This book was truly informative, and it will be really informative for you also, even if you were already persuaded of the basic thesis. That thesis is that the sons of God in Genesis 6 who intermarried with human women were celestial beings, and not the descendants of Seth, and that the offspring of these perverse unions were cross-bred giants. If you were already persuaded of this view, you will discover that there is a lot more in the Scriptures about this issue than just a handful of passages, and you will likely also discover why this truth is not a bit of arcane trivia. It is an important issue for us in our time. In our day, prying scientists are falling into the same sins and errors that the ancients did, and Christians are not even a little bit ready.
Ryan Pitterson has an enormous amount of scriptural knowledge at his fingertips, and he is one of those writers who notices things in the text that you may have read countless times before, but did not notice the significance. But once he points it out, you can’t help but see it there, grinning up at you. Some of this is simply what gifted Bible teachers do—they point to the text, and when you come to share their view it is because you see what they are saying in the text. But another part of why this is needed is that modern Christians frequently don’t realize how deeply the modern cosmology has gotten down into our bones, and in such a way as to prevent us from seeing things the way the first generation of Bible readers would have seen them. This book will be a really helpful corrective.
In the past, when my views on Genesis 6 have come out, one of the FAQs has been this: why are Nephilim mentioned after the flood if the point of the flood was supposed to have killed them all? Reasonable question, right? The option of saying that some Nephilim survived the flood would be out because that is flatly contradicted by the scriptural account, when it says that all outside the ark perished.
So what are the three logical options for people who accept the infallibility of Scripture? One possibility is that the same sin that brought on the flood was committed again, only on a much smaller scale. In other words, the intermarriages continued. Another option is that tribes of ordinary human giants developed, the kind of people who would be playing in the NBA today, and they were called nephilim, in memory of the real antediluvian deal. The third option is that some DNA from the Nephilim survived on the ark, and that it did so through the agency of Ham’s wife.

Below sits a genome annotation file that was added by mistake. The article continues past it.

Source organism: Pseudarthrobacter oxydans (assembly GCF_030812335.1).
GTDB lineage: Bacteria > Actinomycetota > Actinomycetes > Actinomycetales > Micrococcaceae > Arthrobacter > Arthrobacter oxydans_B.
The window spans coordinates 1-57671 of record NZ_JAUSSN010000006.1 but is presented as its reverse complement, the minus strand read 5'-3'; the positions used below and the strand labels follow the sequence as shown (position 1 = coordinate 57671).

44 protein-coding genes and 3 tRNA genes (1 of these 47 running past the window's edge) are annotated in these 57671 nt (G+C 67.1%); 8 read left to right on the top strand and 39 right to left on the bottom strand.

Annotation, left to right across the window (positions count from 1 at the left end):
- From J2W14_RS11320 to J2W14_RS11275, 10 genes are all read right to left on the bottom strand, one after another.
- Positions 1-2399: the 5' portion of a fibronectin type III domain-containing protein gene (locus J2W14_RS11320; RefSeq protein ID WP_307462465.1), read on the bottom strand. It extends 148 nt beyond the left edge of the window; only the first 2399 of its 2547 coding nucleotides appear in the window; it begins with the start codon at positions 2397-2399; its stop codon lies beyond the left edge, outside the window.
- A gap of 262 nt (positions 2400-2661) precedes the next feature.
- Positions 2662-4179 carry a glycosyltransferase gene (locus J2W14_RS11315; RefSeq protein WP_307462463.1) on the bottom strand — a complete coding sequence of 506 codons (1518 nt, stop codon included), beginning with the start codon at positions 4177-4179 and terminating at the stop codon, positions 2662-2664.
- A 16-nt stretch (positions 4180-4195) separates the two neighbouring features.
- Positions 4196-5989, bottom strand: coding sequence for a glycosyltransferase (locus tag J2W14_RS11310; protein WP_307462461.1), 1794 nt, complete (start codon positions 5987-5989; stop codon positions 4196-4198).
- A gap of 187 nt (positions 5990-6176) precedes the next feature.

After his drunkenness episode, it is very interesting that Noah cursed Canaan, Ham’s son, not Ham himself. All of the post-flood giants we encounter in Scripture were descendants of Canaan. There were eight people on the ark, meaning that none of Noah’s grandchildren were born until after the flood, when it would have first appeared that the flood had not successfully wiped out the strain of the Nephilim completely. There would still be giants to fight—and who were not entirely dealt with until the time of David.
If you pay close attention, you will probably be able to detect that Pitterson does not belong to the same eschatological school of thought that many readers of this blog do, but that is all right. Getting out a bit more will be good for you, and the rest of the book is really worthwhile. Highly recommended.
“After his drunkenness episode, it is very interesting that Noah cursed Canaan, Ham’s son, not Ham himself.. .”
It is interesting, but if Ham’s wife was part Nephilim, wouldn’t all Ham’s children have some Nephilim in them, not just Canaan, given that none of Ham’s sons were born at the time Noah entered the ark (So that all Ham’s children would have the same mother)?
I think the implication is that Ham’s wife was either voluntarily or involuntarily impregnated by demons, and then conceived and gave birth to the monstrosity of Canaan? She then subsequently could have had additional, normal human offspring with Ham as the father. The idea is that Ham wasn’t necessarily the biological father of Canaan?
Well, it says Ham became the father of Canaan, and Canaan was cursed as a result of Ham’s sin.